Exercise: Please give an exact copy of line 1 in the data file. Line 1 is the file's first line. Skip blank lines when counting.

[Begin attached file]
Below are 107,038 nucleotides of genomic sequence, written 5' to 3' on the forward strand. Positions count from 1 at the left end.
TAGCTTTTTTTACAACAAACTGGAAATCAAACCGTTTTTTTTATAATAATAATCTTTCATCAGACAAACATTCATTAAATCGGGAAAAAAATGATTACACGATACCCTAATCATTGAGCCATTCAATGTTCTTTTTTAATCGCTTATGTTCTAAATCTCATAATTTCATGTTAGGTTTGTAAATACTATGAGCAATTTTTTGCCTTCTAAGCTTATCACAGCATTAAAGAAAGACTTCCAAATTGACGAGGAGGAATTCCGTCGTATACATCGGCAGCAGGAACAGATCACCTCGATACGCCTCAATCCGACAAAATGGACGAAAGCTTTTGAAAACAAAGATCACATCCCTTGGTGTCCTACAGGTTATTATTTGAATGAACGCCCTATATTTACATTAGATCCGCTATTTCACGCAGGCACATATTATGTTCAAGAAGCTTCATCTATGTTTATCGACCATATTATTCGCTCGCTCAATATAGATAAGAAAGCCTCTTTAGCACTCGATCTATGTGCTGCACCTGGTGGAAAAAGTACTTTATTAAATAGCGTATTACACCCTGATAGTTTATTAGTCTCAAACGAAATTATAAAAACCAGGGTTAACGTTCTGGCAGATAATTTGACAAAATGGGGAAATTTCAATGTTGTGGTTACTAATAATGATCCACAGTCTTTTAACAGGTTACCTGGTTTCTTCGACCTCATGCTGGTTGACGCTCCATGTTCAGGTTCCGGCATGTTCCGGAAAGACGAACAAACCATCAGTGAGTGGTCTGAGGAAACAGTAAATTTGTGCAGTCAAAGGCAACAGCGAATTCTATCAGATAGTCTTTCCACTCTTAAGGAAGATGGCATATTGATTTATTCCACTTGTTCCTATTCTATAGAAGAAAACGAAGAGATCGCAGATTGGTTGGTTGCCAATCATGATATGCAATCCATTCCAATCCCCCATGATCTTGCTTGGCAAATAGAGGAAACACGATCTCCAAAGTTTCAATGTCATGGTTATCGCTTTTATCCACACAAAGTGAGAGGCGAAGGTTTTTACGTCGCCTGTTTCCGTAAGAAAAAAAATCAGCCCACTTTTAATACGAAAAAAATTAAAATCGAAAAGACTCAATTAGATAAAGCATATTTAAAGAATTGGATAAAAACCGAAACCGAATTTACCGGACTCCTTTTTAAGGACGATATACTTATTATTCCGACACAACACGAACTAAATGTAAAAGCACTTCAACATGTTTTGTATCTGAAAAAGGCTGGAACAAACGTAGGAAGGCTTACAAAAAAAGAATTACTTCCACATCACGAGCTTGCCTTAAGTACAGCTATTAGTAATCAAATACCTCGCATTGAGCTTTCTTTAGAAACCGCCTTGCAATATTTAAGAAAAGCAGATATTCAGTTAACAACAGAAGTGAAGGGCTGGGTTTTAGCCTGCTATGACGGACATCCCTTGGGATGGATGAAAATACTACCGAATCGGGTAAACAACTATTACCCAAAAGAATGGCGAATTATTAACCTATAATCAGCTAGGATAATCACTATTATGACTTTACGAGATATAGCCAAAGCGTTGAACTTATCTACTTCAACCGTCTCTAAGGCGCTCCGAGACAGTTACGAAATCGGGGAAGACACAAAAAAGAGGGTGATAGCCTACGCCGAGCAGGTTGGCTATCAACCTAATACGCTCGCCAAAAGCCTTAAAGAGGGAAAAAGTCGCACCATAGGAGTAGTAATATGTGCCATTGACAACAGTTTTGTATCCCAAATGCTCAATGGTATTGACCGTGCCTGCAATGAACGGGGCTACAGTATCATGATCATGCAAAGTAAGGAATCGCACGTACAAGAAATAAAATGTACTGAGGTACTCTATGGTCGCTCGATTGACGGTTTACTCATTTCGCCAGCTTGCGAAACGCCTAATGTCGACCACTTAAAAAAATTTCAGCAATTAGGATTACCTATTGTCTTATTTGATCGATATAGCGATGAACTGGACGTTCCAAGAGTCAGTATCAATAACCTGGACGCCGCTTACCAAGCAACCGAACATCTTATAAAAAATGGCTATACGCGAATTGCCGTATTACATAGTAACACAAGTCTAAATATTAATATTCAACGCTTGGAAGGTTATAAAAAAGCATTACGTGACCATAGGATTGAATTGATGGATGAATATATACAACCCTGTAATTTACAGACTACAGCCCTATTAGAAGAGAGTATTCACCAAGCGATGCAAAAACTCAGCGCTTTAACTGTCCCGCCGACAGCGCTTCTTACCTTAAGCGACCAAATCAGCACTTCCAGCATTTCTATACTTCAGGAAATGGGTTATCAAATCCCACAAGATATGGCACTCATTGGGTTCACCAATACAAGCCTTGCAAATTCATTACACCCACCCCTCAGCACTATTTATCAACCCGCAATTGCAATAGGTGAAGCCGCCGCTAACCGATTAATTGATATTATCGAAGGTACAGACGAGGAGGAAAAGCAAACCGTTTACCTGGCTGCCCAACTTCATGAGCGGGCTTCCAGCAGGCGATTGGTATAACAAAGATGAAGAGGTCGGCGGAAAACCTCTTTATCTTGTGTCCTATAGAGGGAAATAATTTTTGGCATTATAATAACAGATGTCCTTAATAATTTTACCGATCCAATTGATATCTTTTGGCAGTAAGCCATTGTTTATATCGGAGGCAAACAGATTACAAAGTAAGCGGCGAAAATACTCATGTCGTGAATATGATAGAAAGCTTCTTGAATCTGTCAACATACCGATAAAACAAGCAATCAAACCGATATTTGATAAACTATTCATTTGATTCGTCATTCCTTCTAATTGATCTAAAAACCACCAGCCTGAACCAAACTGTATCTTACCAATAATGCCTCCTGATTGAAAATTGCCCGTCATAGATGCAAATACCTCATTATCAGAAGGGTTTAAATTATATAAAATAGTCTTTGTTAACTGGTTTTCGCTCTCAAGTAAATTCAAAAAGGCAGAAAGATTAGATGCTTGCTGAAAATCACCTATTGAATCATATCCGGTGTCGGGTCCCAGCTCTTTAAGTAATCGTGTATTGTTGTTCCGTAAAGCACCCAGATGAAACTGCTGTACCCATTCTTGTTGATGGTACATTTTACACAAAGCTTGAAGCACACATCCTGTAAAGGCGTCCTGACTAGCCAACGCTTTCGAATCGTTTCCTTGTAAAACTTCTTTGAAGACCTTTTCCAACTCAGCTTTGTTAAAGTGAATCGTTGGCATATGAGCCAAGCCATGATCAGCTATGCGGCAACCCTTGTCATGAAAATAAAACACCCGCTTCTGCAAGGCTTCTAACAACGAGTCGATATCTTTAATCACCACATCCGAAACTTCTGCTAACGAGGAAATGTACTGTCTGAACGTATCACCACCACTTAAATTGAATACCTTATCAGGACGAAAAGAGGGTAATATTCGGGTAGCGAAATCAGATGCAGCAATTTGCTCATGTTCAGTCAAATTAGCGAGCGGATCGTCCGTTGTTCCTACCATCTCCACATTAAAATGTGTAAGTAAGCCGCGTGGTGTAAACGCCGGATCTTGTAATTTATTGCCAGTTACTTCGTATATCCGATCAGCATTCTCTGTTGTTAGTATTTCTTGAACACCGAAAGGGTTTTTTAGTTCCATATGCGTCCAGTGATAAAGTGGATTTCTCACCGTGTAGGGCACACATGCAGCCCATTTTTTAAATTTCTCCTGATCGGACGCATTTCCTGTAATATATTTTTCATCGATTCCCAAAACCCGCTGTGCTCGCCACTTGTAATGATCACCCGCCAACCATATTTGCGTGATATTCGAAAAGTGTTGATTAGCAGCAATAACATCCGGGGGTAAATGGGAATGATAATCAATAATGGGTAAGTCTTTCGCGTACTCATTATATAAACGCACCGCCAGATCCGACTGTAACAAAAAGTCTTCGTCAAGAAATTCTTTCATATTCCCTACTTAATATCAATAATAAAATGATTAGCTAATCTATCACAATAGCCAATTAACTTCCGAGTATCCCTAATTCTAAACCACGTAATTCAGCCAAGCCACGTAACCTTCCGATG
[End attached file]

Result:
Below are 107,038 nucleotides of genomic sequence, written 5' to 3' on the forward strand. Positions count from 1 at the left end.